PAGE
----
The Quickening Maze

The Quickening Maze is a tale of mysterious journey through a poetic mind’s endless intricacies and Adam Foulds makes it look like every word should be a part of a beat and every sentence a song.

“Walking towards the wood, the heath, beckoning away. Undulations of yellow gorse rasped softly in the breeze. It stretched off into unknown solitudes.”

The protagonist (if we can call him that!) poet John Clare takes us through the different entanglements of the human mind. Stuck in Dr. Mathew Allen’s asylum, John Clare feels imprisoned and longs to meet his childhood love, his wife and his children. Dr. Allen’s family has been brought under a lot of scrutiny as the charismatic doctor falls prey to the greed of modern industrial world and begins to neglect his asylum. 
The different characters of the asylum have been perfectly painted, each with one’s own specialty.  Simon the idiot, Margaret who strives for the “Lord’s Blessing”, Charles Seymour the count lost in love, the good mad in the “Fairmead House”, the absolutely blaring lunatics at the “Leopard’s Hill Lodge”, all add significant twists to the tale. 
And into this dark and unending maze, enters Lord Alfred Tennyson to stay close to his brother Septimus, a patient in the madhouse. 
Alfred Tennyson, in the book, is a dashing young poet mourning the recent loss of his best friend Arthur Hallam and embarrassed by the Tennyson family’s history of mental illness. The Allens are the perfect family that Tennyson envies in all sincerity. The family lives and breathes softly under the shadows of an over ambitious father, even the youngest Abigail has a small role to play in the story. Every character has been done justice and above all else, the poetry of it all has been done justice.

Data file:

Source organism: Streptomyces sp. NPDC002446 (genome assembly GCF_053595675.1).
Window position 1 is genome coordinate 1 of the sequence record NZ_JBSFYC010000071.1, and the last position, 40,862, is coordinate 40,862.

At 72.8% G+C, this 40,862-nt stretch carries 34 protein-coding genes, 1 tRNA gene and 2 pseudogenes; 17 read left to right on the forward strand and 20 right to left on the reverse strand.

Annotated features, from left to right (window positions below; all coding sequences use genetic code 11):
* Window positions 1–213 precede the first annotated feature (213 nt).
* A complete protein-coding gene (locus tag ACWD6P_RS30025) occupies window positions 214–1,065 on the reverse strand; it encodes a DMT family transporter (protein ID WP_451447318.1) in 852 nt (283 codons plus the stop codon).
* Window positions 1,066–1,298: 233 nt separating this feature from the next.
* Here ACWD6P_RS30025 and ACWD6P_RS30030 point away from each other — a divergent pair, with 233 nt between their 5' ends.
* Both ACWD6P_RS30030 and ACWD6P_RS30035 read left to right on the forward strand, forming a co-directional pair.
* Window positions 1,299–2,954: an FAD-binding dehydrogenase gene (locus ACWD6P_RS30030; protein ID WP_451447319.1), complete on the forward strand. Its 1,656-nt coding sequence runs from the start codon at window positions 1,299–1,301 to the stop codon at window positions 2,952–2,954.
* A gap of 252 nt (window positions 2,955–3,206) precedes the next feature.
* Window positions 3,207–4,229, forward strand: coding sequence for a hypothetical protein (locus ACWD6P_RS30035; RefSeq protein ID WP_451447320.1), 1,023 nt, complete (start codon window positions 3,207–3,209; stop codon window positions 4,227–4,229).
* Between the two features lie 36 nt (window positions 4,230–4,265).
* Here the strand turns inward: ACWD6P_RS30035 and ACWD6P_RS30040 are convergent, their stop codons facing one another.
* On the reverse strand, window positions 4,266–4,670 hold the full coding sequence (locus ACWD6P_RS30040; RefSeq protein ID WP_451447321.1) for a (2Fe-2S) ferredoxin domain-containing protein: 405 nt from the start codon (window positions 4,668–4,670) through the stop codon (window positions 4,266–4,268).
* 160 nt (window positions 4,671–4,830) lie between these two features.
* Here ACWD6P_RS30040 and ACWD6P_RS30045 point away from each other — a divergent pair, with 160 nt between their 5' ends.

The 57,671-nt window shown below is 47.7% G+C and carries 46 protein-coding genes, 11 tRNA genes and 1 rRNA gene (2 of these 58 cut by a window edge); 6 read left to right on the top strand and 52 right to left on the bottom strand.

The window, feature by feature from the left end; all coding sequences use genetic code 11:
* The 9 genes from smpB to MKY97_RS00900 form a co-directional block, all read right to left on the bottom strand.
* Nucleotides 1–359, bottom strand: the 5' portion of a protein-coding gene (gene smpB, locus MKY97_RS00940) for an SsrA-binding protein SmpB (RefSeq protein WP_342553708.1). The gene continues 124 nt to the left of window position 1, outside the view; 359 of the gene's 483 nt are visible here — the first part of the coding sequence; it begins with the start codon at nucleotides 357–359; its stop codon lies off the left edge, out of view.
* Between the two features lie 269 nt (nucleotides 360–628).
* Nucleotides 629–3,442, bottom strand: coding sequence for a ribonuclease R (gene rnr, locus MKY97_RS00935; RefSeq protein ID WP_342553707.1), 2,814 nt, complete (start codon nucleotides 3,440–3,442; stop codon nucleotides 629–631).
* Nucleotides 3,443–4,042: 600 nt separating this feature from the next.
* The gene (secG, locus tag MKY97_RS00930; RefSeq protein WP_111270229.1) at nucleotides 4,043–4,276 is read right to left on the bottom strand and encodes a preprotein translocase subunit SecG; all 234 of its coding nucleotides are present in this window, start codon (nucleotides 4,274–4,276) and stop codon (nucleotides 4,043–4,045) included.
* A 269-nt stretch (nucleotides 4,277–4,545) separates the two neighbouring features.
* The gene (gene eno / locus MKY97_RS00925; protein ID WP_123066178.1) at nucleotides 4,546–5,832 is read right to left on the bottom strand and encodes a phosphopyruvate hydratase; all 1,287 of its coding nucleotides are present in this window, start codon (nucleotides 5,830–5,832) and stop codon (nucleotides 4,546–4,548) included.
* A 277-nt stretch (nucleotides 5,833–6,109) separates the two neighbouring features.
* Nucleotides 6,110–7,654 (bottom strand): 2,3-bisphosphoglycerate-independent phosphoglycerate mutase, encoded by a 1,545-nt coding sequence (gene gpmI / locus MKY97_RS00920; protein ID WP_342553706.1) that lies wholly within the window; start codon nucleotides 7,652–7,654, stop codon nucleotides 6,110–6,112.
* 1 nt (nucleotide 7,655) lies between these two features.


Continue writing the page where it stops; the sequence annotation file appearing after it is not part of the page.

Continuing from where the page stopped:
While John woefully starts of a sonnet looking for his beloved Mary in the woods, Tennyson, the mourner, sees a “white fabric, candescent, pure, flowing through itself, surging, charged, unlimited.” All the metamorphosis of living beings, he says.
It’s easy to figure out why Foulds was the only one who could come with a story so perfect. He knows what it takes to be a poet: the energy, the restlessness, the insane torture of it all! He had said in an interview of his books, “These books wouldn’t be arising if what I was struggling to articulate was not occluded in some way.” brings us back to why he is so perfect. 
All of us poets, (if I dare to call myself that!) are living in a tormented world. So was John Clare, only his world was a bit crueler. It gnawed at his flesh and left him scarred for life. This is a story of his descent; it’s a story of the fall of charisma and the story of life just moving swiftly along. Do read it. He didn’t disappoint me at all. And Foulds, with that intense gaze you can look right through any story but then that’s what petrifies us all right?